What it is, how it happens, and how to avoid it.

Types of Plagiarism


Students wishing to lessen their work load or finish an assignment more quickly might purchase an essay online, borrow a classmate's paper and change a few words, or copy passages directly from textbooks, websites, or scholarly articles.


  • Students who purposefully plagiarize violate the college's Code of Conduct and can face disciplinary measures.
  • Students who plagiarize may be suspended, failed from the course to which they submitted the work, or even expelled from the college.
  • Students who plagiarize are not learning. Professors aren't getting a clear image of where their students are in the learning process in order to see where their students need further instruction and help.
  • The individuals being plagiarized are not getting credit for the work and time they put into creating the resource being copied.


Plagiarism can occur accidentally as well, due to being ignorant of proper methods of citation and attribution (giving credit to the individual/entity that created the resource).


Copyright law is the law that protects intellectual property. To plagiarize is to violate the copyright protections placed on a work or idea. For more information about copyright, visit the Copyright Guide: 

MLA: Humanities Citation Style

For the humanities, such as literature and writing courses, MLA citation style is generally preferred. 

The Center for Reading and Writing (CRW) is a good place to start for citation resources:

Additional resources for learning how to use the MLA citation style:

APA: Sciences Citation Style

The American Psychological Association (APA) citation style is used primarily by the sciences, both social sciences and hard sciences.

The CRW is a good place to start for help with citations. 

Additional resources for learning how to use the APA citation style:

Avoiding Plagiarism

If the words, images or ideas are not yours, they're someone else's. Make sure to give credit to your sources. It's the ethical thing to do, and gives respect and honor to previous researchers.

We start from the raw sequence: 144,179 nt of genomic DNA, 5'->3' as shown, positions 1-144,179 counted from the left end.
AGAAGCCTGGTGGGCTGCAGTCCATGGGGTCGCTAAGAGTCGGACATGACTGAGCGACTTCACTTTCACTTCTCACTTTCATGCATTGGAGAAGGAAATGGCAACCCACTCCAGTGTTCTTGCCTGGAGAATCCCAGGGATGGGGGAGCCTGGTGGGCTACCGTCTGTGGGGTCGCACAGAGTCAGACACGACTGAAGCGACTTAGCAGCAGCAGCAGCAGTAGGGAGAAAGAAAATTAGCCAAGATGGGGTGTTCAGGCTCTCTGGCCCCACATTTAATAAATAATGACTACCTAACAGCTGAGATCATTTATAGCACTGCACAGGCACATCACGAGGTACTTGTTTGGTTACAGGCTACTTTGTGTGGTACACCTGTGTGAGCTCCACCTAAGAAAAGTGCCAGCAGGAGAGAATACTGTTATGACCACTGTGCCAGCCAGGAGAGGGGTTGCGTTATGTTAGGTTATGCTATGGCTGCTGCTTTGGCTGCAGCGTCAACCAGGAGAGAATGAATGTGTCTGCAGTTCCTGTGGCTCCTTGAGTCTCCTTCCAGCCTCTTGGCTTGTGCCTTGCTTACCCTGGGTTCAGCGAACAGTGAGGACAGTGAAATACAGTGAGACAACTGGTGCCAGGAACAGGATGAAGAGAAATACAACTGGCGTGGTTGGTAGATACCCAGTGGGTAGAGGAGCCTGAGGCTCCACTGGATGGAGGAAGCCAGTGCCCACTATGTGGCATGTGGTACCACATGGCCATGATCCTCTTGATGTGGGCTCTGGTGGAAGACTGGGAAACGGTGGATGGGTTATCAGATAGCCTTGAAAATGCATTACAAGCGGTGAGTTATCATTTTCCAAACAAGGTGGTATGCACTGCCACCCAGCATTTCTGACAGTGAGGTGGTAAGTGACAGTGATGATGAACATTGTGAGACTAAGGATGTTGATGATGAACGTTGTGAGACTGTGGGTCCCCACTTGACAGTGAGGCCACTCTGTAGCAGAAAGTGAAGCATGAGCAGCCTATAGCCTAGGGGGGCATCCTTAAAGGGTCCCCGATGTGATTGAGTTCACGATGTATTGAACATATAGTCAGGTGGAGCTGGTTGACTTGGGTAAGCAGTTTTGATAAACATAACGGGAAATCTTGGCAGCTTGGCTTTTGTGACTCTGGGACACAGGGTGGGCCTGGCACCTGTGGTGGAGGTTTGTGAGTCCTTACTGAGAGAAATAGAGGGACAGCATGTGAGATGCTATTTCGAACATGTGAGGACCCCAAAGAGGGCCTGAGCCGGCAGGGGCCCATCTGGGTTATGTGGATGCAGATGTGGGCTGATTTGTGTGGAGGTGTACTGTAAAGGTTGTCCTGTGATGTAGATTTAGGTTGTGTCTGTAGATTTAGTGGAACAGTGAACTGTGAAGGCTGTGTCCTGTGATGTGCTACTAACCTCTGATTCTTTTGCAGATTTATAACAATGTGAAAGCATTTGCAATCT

SUNY Adirondack's Student Code of Conduct includes statements about plagiarism. There can be serious repercussions. 

  • Click the link > hit CTRL/F > type plagiarism > find that word throughout the document.

When Do I Cite?

Always cite your sources when you...:

  • quote two or more words verbatim, or even one word if it is used in a way that is unique to the source. 
  • introduce facts that you have found in a source. 
  • paraphrase or summarize ideas, interpretations, or conclusions that you find in a source.
  • introduce information that is not common knowledge or that may be considered common knowledge in your field, but the reader may not know it.
  • borrow the plan or structure of a larger section of a source’s argument (for example, using a theory from a source and analyzing the same three case studies that the source uses). 
  • build on another’s method found either in a source or from collaborative work in a lab. 
  • you build on another’s program in writing computer code or on a not-commonly-known algorithm. 
  • collaborate with others in producing knowledge. 

From: Yale Poorvu Center for Teaching and Learning. "Warning: When You Must Cite". Poorvu Center,    [This citation is in MLA style!]

Books in SUNY Adirondack Library

Cover art

The College Student's Research Companion

Z710 .Q37 2011

Cover art

Cite Right: A Quick Guide to Citation Styles

Located at Library Reference Desk

Meet Your Librarian

Profile Photo
Joyce A. Miller
Above: Joyce on college's 2017 trip to Ecuador, with live volcano Cotopaxi.
Distinguished Professor Emeritus of Library Science; Part-time Reference Librarian (two days a week during Spring & Fall semesters). Liaison to Business and Science Divisions.
SUNY Adirondack, 640 Bay Road Queensbury NY 12804
(Please call me Joyce, or Professor Miller.)

Email or